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Peter King
January 11, 1999
No ThanksSherm Lewis rejects a plan to aid black coaches
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January 11, 1999

The Nfl

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No Thanks
Sherm Lewis rejects a plan to aid black coaches

While six coaching jobs stand tantalizingly vacant before him, Packers offensive coordinator Sherm Lewis reads and hears the names of the hot candidates yet doesn't find his own among them. With the possible exception of fired Eagles coach Ray Rhodes, not one of Lewis's black coaching brethren is listed either. And the NFL's attempt to promote candidates, especially minorities, who might be overlooked, partly by videotaping interviews of them and sending the tapes to owners, doesn't impress Lewis. In fact, it angers him. "It's a slap in the face," Lewis said last week. "I will not participate in that."

By week's end the league had videotaped interviews with several assistants (Giants defensive coordinator John Fox, who is white, and secondary coach Johnnie Lynn, who is black, were among the first) and hope to wind up with 25. These tapes allow owners to see the faces and hear the ideas of some relatively obscure assistants who might be suited for jobs as head coaches or coordinators. The league is trying anything to break an embarrassing streak: The last 19 coaching vacancies have been filled by whites. The 1996 Wring of Tony Dungy by the Bucs was the last minority appointment.

Lewis, who lost out to Chan Gailey for the Cowboys job last February, objects to the taped interview because he thinks it sets the league-aided candidates apart, as though they're not good enough to stand on their own.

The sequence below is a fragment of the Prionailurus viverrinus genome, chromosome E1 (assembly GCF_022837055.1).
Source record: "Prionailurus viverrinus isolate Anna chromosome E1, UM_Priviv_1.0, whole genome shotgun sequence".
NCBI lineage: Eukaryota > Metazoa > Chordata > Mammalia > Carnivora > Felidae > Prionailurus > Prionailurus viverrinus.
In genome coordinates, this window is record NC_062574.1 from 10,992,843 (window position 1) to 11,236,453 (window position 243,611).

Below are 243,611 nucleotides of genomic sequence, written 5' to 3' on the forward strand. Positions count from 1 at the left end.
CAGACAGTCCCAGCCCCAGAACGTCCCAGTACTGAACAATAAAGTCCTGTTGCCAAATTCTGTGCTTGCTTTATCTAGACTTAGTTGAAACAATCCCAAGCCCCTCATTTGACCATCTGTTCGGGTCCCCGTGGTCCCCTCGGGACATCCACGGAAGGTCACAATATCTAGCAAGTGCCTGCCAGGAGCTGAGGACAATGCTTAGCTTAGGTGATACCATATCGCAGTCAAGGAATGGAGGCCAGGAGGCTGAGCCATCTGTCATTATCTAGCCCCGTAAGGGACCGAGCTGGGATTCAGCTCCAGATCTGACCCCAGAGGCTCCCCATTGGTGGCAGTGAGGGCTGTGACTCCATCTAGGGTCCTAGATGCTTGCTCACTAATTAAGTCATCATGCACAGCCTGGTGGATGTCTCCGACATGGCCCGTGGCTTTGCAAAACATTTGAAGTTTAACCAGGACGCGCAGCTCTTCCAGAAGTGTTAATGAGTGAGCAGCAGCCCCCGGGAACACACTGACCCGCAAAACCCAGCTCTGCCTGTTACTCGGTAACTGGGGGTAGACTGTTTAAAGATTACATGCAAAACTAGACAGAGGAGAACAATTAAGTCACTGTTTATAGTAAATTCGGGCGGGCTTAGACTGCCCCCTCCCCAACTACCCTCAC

Offensive coordinators Brian Billick of the Vikings and Gary Kubiak of the Broncos are among the assistants most often named as likely to get hired. Both have already interviewed with the expansion Browns, the only team allowed to interview assistants whose clubs are still alive in the playoffs. "Where do some of these names come from?" Lewis says. "Is it agents who get behind certain guys? I don't know, but it's frustrating."

On Monday, however, that frustration might have abated slightly when the Bears received permission to interview Lewis.

Buffalo's Mark Pike
Curtain Falls on A Special Player

One of the great unheralded careers of recent times ended last Saturday in South Florida when Bills special teams ace Mark Pike—perhaps the leading special teams tackier in league history—played his last game after 13 years in the NFL. "This is it for me," the 35-year-old Pike said before Buffalo's 24-17 wildcard playoff loss to Miami. "I always considered my reward to be a place on the team, and I'm fortunate to have lasted 13 years."

Pike, a defensive lineman and linebacker, hasn't played a defensive snap in three seasons, but he carved a niche on coverage teams. Most special teams standouts—such as Bill Bates, a former Cowboy; Steve Tasker, a former Bill; and Bennie Thompson of the Ravens—are defensive backs or receivers. A seventh-round draft pick out of Georgia Tech in 1986, Pike piled up 283 special teams tackles ( Bates had 216; Tasker, 186; Thompson, 179). Marv Levy, his former coach in Buffalo, called the 6'4", 272-pound Pike "the best big-man special teams player ever." And despite missing two games in 1998 with a torn biceps tendon in his right arm, Pike capped his career with a 28-tackle season.

The last player to walk off the field at Pro Player Stadium on Saturday, a teary Pike said, "I can't believe it's over."

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